May 10, 2003 -- Dean
Lesher Regional Center for the Arts, Walnut Creek, California
Diablo Ballet’s season concluded
with a program of two works, “Airs, “ by Paul Taylor, staged by Mary Cochran,
and “Carmen,” by Nikolai Kabaniaev.
“Airs” was a good choice. Described as “Taylor at his most traditional,”
it showcases the company’s ten seasoned dancers in a series of chamber
sets that point up the special qualities which each dancer brings to the
company. Dancing on flat, the women in this company bring expert technique
and sensibility that colorize Taylor’s choreography. Tina Kay Bohnstedt’s
sylvan line, Grethel Domingo’s spirited split jumps and Kristin Long-style
unstoppable energy, and the gentle pas de deux featuring Erika Johnson
and Edward Stegge, finely etch the company’s profile. In a coda danced
by Bohnstedt, Domingo and Johnson, the women show lovely port de bras
work that seem to place the whole world in their hands.
The interpretation of “Carmen” by Kabaniaev removed it from its controversial
operatic beginnings in the late 19th century, where opera goers, critics,
and even the musicians who played it, denounced its story’s association
with the grit and grime of Spain’s lumpenproletariat: A fickle gypsy woman
in the thick with murderers, thieves and prostitutes, seduces a highborn
soldier and is the catalyst for his ignoble act of murder. Here, Carmen
is a fantasy woman attended by masked phantoms. In lieu of the soldier,
Nikolai Kabaniaev gives us a contemporary striver danced by Victor Kabanaiev,
leading an ordinary life with an assertive, if ordinary wife. He is suddenly
overtaken by his own fantasy about Carmen.
The piece opens with a gold drape covering a row of theater seats with
the couple seated rather unceremoniously in their underwear. The attending
coryphée of phantoms is effectively topped off with butoh-like three (or
was it four?)-way masks, so that when the dancers turn upstage, downstage,
left or right, we always see a face, human or otherworldly. Carmen’s striking
entrance in an elaborate red teddy-type costume with black French-cut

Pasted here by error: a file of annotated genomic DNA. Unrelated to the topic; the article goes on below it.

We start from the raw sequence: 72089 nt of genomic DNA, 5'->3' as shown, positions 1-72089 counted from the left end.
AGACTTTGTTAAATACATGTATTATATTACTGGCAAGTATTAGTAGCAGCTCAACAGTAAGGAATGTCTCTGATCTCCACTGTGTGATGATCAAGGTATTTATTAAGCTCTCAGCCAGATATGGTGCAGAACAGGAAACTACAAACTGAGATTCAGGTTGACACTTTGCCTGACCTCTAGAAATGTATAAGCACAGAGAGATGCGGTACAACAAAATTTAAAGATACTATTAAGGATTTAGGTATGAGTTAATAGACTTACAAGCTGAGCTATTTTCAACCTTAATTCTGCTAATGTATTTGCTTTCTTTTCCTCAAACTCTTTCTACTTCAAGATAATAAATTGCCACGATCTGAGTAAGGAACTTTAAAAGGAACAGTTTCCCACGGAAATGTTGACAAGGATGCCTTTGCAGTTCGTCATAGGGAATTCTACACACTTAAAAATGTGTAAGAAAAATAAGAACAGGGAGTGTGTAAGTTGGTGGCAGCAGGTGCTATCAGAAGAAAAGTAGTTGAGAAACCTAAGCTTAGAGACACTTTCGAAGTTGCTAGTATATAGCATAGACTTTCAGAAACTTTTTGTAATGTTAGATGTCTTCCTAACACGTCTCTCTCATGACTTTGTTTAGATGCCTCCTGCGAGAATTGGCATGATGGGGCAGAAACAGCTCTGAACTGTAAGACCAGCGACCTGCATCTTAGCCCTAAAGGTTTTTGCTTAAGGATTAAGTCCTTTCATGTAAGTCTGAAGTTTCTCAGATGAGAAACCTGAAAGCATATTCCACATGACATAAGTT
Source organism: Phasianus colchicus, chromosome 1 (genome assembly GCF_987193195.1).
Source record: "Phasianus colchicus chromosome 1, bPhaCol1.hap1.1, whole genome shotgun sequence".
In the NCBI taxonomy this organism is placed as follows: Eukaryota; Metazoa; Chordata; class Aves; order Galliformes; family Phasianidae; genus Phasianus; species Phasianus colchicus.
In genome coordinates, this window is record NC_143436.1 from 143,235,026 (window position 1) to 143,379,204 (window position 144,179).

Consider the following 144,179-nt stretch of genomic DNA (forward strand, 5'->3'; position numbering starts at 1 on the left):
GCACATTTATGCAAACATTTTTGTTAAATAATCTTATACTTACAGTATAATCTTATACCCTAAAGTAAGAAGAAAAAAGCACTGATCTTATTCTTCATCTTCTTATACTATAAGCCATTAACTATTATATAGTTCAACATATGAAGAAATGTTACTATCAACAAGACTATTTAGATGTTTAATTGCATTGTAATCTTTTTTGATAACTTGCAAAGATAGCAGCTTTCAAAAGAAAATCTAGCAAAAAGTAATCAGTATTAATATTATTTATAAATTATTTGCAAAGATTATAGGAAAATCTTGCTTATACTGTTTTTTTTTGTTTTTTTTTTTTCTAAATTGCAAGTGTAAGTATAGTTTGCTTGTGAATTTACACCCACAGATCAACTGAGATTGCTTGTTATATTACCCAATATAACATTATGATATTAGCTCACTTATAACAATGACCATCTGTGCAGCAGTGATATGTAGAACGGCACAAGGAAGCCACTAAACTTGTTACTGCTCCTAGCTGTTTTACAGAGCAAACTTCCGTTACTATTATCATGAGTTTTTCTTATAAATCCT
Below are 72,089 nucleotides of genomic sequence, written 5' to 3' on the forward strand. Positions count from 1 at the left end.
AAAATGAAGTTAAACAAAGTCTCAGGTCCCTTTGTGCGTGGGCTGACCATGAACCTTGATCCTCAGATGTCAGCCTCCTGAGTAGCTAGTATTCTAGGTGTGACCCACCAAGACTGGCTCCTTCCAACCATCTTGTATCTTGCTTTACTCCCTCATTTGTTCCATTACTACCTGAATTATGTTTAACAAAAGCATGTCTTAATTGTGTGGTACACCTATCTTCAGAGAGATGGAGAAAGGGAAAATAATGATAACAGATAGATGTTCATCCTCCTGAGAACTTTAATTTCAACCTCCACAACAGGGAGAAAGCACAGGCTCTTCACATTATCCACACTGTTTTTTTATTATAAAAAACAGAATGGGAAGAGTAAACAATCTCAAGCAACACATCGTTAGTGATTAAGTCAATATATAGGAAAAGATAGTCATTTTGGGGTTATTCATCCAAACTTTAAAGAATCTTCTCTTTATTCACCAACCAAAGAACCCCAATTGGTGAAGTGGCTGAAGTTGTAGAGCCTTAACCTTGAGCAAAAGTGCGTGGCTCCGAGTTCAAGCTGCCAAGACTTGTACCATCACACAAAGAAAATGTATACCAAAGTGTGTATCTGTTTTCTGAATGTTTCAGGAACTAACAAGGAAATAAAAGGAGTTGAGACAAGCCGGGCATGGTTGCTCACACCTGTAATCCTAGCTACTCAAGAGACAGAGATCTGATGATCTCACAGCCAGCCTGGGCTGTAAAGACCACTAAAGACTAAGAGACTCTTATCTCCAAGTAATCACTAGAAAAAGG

lace briefs confirms that we are in modern times here and there’s no going
back. As Carmen, Tina Kay Bohnstedt gives us great épaulement at the same
time that she remains loose-jointed. She is comfortable with, yet undwarfed
by, the richly complex circular set that somewhat perversely includes
Albert Speer-like jets of vertical light giving way to crossed red spots.
There are screened images across the backdrop that sometimes look like
flowers, and at other times appear to be spectators around a corrida.
The fantasy has the modern-day striver and his wife deciding that this
is an occasion worth dressing for. With that accomplished, the masked
phantoms invite them into the feverish set that looks variously like the
ninth circle of hell and/or a bullring. The music by Rodion Shchedrin
(after Bizet’s “Carmen Suite, Opus 36”) gets more interesting here, as
it splays like a Spike Jones arrangement. Hubby is bored, wifey is petulant;
but Ms. Bohnstedt’s Carmen picks up the pace in a smooth interplay with
the golden drape, lending a whole new meaning to the term “Golden Idol.”
She’s totally got the Spanish back going, and this female Torquemada has
converted every last one of us, but then it’s suddenly the wife who emerges
from the drape!
The piece would read nicely were it not for one flaw—the costumes (which
included rainbow-streaked Ronald McDonald-style clown wigs!) worn by the
masked coryphée are too translucent, loose and flowing, and in the darkly
lit places, they appear to “step on” or blur the lines of the principal
dancers. The second pas de deux between The Man and Carmen includes some
floor work. Without the fine specificity conferred by the choreographer
that the dancers expertly deliver, the segment could have easily taken
on the pallor of a tepid floor barre. Should he decide to share it with
other companies, Mr. Kabanaiev may want to be careful about who dances
Less than a year ago, Diablo Ballet was on the brink of financial disaster
and was threatening to close its doors. Donors throughout the Bay Area
and beyond, as well as the City of Walnut Creek, wisely rushed to its
rescue. Artistic Director, Lauren Jonas, picked up the ball she was given
and ran with it. The timely addition of Mr. (Nikolai) Kabanaiev as Co-Artistic
Director, and the well-chosen repertoire for the season’s finale point
the way for other struggling companies throughout the country. This is
a small company with a big vision that has brightened visibly and made
a quick comeback in no time at all. Congratulations, Diablo Ballet!
Edited by Jeff.
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